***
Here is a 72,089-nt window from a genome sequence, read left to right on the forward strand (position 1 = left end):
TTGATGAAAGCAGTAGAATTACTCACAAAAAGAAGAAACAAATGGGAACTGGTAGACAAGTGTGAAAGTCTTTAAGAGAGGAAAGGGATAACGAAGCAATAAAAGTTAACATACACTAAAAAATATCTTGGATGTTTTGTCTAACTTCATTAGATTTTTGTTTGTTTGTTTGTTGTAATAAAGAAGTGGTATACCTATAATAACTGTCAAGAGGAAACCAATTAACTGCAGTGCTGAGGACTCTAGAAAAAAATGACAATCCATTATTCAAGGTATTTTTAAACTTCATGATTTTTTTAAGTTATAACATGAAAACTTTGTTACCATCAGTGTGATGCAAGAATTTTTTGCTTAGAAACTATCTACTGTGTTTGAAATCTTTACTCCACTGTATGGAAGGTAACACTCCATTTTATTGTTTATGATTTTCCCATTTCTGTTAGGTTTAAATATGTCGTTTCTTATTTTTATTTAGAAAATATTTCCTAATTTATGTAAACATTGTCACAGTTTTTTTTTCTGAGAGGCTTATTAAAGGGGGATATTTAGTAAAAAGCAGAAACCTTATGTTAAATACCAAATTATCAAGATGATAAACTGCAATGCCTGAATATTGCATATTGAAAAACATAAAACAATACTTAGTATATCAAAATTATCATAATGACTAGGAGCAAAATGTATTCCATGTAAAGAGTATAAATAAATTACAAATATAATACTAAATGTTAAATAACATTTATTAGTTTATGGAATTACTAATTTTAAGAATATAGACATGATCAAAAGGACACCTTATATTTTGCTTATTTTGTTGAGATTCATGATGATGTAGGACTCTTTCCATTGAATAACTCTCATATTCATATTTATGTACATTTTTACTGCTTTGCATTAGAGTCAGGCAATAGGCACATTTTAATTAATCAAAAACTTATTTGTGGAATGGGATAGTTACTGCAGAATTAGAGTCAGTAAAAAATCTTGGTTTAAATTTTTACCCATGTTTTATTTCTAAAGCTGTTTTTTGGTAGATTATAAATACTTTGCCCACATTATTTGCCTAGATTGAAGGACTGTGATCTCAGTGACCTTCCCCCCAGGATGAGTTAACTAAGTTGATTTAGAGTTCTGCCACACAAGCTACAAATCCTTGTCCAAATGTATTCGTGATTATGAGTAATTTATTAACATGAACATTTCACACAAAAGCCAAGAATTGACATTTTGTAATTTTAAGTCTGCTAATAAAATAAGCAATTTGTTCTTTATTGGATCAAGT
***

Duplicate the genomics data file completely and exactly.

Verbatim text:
Here is a 72,089-nt window from a genome sequence, read left to right on the forward strand (position 1 = left end):
TTGATGAAAGCAGTAGAATTACTCACAAAAAGAAGAAACAAATGGGAACTGGTAGACAAGTGTGAAAGTCTTTAAGAGAGGAAAGGGATAACGAAGCAATAAAAGTTAACATACACTAAAAAATATCTTGGATGTTTTGTCTAACTTCATTAGATTTTTGTTTGTTTGTTTGTTGTAATAAAGAAGTGGTATACCTATAATAACTGTCAAGAGGAAACCAATTAACTGCAGTGCTGAGGACTCTAGAAAAAAATGACAATCCATTATTCAAGGTATTTTTAAACTTCATGATTTTTTTAAGTTATAACATGAAAACTTTGTTACCATCAGTGTGATGCAAGAATTTTTTGCTTAGAAACTATCTACTGTGTTTGAAATCTTTACTCCACTGTATGGAAGGTAACACTCCATTTTATTGTTTATGATTTTCCCATTTCTGTTAGGTTTAAATATGTCGTTTCTTATTTTTATTTAGAAAATATTTCCTAATTTATGTAAACATTGTCACAGTTTTTTTTTCTGAGAGGCTTATTAAAGGGGGATATTTAGTAAAAAGCAGAAACCTTATGTTAAATACCAAATTATCAAGATGATAAACTGCAATGCCTGAATATTGCATATTGAAAAACATAAAACAATACTTAGTATATCAAAATTATCATAATGACTAGGAGCAAAATGTATTCCATGTAAAGAGTATAAATAAATTACAAATATAATACTAAATGTTAAATAACATTTATTAGTTTATGGAATTACTAATTTTAAGAATATAGACATGATCAAAAGGACACCTTATATTTTGCTTATTTTGTTGAGATTCATGATGATGTAGGACTCTTTCCATTGAATAACTCTCATATTCATATTTATGTACATTTTTACTGCTTTGCATTAGAGTCAGGCAATAGGCACATTTTAATTAATCAAAAACTTATTTGTGGAATGGGATAGTTACTGCAGAATTAGAGTCAGTAAAAAATCTTGGTTTAAATTTTTACCCATGTTTTATTTCTAAAGCTGTTTTTTGGTAGATTATAAATACTTTGCCCACATTATTTGCCTAGATTGAAGGACTGTGATCTCAGTGACCTTCCCCCCAGGATGAGTTAACTAAGTTGATTTAGAGTTCTGCCACACAAGCTACAAATCCTTGTCCAAATGTATTCGTGATTATGAGTAATTTATTAACATGAACATTTCACACAAAAGCCAAGAATTGACATTTTGTAATTTTAAGTCTGCTAATAAAATAAGCAATTTGTTCTTTATTGGATCAAGT